As first reported by Streamline Publishing’s Radio Ink, former Alpha Media CEO and its founder, Larry Wilson, through attorneys at Brooks Pierce, wants the Audio Division of the FCC’s Media Bureau to deny the license renewal of four stations due to actions made over several years without — according to Wilson — full board approval.
The accusations by Wilson are numerous, and accusatory.
And, they came alongside another petition to deny filed by Southern Stone Communications‘ founder, also a minority investor in Alpha Media.
Alpha Media responded with a statement sent to Radio Ink early Friday.
“While we believe the petition is based on inaccurate information and baseless claims, Alpha Media remains squarely focused on serving our communities and operating our radio stations across the United States,” Alpha said. “Our core business continues to perform well despite current market challenges, and we are proud of what all of our teams have accomplished in delivering dynamic, diverse and exciting content to our communities.”
Alpha also notes that it continues to achieve “significant progress” in its financial restructuring process, confirmed by the U.S. Bankruptcy Court in Richmond, Va., “and best positions Alpha Media with strong financial partners to navigate current market conditions and pursue growth opportunities.”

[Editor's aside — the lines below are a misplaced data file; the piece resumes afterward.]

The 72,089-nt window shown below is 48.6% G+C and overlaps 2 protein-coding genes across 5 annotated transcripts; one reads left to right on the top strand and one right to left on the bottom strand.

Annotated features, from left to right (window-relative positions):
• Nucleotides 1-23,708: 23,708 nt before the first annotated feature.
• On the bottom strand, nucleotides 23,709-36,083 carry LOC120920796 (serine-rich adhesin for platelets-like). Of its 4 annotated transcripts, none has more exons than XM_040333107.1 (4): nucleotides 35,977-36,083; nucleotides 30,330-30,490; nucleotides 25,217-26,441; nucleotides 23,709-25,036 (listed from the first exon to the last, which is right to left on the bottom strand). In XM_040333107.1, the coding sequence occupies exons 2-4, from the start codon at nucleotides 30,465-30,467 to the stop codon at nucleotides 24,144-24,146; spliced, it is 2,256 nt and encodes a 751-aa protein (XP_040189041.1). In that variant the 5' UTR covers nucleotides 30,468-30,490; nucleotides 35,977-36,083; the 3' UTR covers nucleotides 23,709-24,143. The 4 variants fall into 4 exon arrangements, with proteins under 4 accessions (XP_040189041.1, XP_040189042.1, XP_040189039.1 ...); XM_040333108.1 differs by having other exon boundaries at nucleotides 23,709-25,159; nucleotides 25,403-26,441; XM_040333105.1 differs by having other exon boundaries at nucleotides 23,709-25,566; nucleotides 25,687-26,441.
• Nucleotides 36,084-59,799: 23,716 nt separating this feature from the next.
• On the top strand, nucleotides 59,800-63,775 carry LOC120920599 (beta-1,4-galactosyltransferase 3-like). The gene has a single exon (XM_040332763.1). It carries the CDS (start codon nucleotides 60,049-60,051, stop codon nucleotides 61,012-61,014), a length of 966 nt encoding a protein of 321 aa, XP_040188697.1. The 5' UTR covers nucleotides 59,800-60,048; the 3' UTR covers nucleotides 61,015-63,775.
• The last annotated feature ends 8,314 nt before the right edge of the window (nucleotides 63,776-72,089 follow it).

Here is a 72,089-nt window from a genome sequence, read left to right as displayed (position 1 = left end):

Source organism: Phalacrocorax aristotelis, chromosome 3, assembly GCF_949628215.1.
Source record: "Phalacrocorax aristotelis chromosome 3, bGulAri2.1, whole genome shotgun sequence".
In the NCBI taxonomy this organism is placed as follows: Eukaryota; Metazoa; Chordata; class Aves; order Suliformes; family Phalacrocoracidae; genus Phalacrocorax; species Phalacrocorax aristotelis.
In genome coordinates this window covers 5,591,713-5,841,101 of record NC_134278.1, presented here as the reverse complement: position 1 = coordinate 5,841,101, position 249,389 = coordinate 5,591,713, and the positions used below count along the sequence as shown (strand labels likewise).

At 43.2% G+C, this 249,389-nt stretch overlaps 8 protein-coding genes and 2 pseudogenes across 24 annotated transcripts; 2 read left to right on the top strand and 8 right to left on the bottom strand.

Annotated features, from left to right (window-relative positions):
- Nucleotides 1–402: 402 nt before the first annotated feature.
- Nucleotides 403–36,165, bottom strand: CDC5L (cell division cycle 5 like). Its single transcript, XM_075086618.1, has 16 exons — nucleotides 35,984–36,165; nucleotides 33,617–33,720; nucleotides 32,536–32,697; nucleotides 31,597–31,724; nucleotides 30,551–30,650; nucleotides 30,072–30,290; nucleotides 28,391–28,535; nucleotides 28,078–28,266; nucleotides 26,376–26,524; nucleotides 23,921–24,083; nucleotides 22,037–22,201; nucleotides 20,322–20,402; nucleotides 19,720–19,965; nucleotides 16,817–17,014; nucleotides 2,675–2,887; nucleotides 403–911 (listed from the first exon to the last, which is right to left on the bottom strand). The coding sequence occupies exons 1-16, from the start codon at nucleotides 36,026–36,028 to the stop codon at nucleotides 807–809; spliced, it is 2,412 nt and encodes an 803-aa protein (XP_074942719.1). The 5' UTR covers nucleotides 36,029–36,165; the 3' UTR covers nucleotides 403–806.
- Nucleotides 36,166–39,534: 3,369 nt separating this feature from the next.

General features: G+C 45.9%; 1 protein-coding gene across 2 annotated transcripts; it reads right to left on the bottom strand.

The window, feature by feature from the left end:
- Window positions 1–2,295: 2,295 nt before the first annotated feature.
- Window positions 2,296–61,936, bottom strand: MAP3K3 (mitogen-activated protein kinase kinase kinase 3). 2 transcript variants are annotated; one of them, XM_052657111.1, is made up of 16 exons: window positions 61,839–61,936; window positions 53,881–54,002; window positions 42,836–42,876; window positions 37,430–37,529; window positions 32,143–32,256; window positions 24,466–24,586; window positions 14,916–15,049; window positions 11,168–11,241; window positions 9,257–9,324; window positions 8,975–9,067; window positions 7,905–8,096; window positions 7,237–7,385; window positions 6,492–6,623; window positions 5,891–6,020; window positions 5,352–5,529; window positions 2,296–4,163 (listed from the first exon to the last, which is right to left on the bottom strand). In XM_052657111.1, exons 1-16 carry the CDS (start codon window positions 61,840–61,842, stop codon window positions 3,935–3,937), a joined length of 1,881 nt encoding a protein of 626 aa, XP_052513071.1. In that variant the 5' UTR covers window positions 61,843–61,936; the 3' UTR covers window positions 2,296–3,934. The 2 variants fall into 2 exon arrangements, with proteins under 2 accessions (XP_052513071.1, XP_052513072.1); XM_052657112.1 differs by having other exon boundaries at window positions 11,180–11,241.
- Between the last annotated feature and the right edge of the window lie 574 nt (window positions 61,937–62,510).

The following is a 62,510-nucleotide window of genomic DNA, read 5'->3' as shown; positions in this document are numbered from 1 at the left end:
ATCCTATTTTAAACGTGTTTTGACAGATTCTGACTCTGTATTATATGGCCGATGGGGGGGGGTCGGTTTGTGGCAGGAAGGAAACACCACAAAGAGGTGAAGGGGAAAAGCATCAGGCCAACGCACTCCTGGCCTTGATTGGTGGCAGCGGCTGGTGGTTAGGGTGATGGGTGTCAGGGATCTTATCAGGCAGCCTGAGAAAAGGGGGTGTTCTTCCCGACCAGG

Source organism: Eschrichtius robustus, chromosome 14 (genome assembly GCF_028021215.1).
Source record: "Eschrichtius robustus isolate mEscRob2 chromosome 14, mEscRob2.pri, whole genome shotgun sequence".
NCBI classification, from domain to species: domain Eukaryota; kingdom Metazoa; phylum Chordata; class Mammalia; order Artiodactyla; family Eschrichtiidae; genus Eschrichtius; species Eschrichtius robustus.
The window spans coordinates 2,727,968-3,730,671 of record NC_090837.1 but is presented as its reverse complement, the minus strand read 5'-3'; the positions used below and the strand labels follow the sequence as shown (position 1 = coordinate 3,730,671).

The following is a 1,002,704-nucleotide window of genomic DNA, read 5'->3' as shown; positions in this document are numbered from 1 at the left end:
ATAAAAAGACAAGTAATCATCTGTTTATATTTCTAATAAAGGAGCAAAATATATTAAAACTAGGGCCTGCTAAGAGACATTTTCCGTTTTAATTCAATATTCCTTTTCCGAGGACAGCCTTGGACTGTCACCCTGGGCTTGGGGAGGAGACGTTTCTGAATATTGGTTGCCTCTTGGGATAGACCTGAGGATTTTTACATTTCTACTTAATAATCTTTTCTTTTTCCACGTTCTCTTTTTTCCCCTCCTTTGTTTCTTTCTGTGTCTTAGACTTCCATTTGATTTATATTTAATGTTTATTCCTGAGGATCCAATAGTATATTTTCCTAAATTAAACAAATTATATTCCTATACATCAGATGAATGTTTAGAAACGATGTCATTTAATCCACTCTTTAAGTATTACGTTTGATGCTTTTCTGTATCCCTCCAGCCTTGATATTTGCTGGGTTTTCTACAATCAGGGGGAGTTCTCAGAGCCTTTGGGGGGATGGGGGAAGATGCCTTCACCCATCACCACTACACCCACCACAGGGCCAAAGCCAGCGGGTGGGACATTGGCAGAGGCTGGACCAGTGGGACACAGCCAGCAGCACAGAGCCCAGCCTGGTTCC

While all has appeared to be positive for Alpha, with an emergence from debtor-in-possession status all but certain, Wilson reemerged with fighting words submitted via a 191-page document with the FCC. In the filing, made to the attention of the Media Bureau’s Audio Division and his chief, Al Shuldiner, attorneys Mark J. Prak and Patrick Cross of Brooks Pierce lobbed several accusations against Alpha the FCC’s way.
Much of Wilson’s argument centers on the $88 million sale of a group of radio stations in West Palm Beach to Hubbard Broadcasting, which closed in early 2019.
And, while Wilson’s petition has received the majority of attention, a smaller but equally important petition to deny has been submitted to the Commission by Southern Stone Communications head Paul Stone.
He seeks a denial of Alpha Media’s request to increase its foreign ownership concentration via a temporary waiver of the Commission’s rules.